On Tuesday, a Michigan judge threw out charges against seven people who were involved in the Flint water crisis . Three months after the Michigan Supreme Court declared that a one-judge grand jury had no authority to issue indictments, Judge Elizabeth Kelly made her ruling.
Kelly dismissed attempts made by the attorney general’s office to send the cases to Flint District Court then have them become criminal complaints. This is usually how felony charges are filed in Michigan. The judge remarked: “Simply put, there are no valid charges.”
Governor Rick Snyder was unaffected because he was charged with misdemeanors and his case is being handled by another judge in a different Flint court. He was also indicted in a process that the Supreme Court deemed invalid.
Back in 2014, Flint managers—under Snyder’s command— removed the city from having a regional water system in favor of using the Flint River to save money as a new pipeline to Lake Huron was being constructed. However, the river water wasn’t treated to lower its corrosive characteristics.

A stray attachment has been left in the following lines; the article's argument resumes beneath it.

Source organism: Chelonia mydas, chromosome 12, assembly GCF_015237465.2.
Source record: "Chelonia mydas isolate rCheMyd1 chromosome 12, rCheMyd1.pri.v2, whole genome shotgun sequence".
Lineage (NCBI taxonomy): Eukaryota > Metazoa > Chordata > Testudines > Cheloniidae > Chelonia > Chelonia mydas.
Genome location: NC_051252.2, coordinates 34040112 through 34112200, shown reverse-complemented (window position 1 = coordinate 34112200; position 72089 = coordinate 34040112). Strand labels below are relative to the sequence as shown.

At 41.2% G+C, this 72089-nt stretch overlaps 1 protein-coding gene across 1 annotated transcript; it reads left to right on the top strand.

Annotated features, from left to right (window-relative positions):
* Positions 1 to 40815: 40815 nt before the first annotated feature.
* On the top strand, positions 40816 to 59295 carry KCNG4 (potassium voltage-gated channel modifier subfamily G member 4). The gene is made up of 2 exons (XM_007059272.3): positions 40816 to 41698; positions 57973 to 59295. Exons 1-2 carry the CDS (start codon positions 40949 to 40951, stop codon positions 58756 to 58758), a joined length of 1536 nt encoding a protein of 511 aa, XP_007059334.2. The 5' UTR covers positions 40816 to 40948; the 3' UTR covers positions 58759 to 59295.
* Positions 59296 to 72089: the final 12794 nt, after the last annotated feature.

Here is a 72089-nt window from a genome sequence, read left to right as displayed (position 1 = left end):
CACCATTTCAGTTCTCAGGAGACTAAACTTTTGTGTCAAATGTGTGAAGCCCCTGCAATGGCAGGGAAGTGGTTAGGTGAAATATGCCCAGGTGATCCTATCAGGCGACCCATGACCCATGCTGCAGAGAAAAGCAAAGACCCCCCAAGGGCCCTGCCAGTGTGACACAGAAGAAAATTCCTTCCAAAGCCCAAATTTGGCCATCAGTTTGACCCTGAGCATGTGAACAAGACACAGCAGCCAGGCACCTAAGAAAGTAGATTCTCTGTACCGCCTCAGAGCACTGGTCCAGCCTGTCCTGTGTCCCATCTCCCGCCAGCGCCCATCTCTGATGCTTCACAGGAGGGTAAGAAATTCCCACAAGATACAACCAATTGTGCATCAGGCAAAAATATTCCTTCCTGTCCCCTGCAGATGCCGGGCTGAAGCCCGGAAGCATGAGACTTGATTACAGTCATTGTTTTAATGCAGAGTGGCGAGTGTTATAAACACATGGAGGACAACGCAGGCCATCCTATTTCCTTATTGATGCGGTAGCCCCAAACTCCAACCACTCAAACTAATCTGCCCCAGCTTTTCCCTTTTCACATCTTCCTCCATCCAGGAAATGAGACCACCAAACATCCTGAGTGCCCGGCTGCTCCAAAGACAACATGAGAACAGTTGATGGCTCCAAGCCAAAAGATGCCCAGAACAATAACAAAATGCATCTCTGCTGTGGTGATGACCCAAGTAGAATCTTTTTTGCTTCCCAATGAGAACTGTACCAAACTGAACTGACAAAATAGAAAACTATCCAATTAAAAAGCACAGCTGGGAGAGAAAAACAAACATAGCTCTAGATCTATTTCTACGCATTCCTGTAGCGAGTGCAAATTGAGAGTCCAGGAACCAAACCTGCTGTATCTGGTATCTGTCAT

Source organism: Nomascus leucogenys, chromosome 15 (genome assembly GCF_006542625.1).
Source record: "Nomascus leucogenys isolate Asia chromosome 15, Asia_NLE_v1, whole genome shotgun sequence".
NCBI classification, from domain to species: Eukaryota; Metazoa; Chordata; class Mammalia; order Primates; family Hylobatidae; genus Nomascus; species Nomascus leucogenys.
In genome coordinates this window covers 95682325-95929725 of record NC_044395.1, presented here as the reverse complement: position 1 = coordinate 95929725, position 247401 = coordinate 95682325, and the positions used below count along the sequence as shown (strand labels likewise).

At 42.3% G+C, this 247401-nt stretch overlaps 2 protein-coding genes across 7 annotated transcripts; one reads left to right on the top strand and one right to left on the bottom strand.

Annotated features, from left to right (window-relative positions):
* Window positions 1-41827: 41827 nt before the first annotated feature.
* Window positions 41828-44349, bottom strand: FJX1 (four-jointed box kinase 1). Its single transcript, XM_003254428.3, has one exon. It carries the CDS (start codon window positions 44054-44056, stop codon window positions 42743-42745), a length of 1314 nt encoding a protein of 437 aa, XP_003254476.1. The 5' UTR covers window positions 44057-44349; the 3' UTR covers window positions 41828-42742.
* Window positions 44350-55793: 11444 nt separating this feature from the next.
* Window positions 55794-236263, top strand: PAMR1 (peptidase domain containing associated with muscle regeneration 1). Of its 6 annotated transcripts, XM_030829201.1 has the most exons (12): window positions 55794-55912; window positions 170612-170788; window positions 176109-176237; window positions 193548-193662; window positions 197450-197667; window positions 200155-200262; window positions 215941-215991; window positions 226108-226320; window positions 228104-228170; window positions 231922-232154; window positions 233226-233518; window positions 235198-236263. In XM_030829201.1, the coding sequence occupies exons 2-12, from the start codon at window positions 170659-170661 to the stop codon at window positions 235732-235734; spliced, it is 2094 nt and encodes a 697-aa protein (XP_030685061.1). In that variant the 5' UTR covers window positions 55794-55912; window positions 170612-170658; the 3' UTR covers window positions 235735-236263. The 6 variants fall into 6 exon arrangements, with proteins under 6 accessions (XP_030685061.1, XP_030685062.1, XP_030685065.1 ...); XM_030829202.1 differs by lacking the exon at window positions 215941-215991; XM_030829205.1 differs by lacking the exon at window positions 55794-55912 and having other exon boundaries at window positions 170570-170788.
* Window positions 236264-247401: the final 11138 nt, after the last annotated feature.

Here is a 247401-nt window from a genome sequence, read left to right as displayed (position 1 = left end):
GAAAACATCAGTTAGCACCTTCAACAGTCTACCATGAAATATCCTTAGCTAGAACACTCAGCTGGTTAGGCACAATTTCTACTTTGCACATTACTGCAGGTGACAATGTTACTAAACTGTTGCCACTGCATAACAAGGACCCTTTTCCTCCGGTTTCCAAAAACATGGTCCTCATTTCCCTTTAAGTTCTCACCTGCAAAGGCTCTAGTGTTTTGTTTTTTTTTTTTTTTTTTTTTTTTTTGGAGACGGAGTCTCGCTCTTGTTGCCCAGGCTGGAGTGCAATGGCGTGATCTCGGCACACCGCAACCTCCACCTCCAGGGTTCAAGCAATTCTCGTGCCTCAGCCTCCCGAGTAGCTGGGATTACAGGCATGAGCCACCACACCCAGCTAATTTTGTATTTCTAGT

Lead broke off from old pipes and polluted the system for more than a year. Additionally, the water was faulted for a Legionnaires’ disease outbreak, which usually spreads through heating and cooling systems.
Nick Lyon, the former state health director, as well as the former chief medical executive Eden Wells were both charged with involuntary manslaughter in connection to nine deaths traced to Legionnaires’ disease. They were accused of not warning the Flint area about the outbreak until it was too late.
Lyon’s attorneys, Chip Chamberlain and Ron DeWaard, expressed gratitude for Kelly’s ruling and encouraged the attorney general’s office to end this “misguided prosecution.”
“This misuse of the criminal justice system has to stop. Misleading statements about what Director Lyon did or didn’t do contribute nothing to a constructive public dialogue and do not represent justice for anyone,” they said.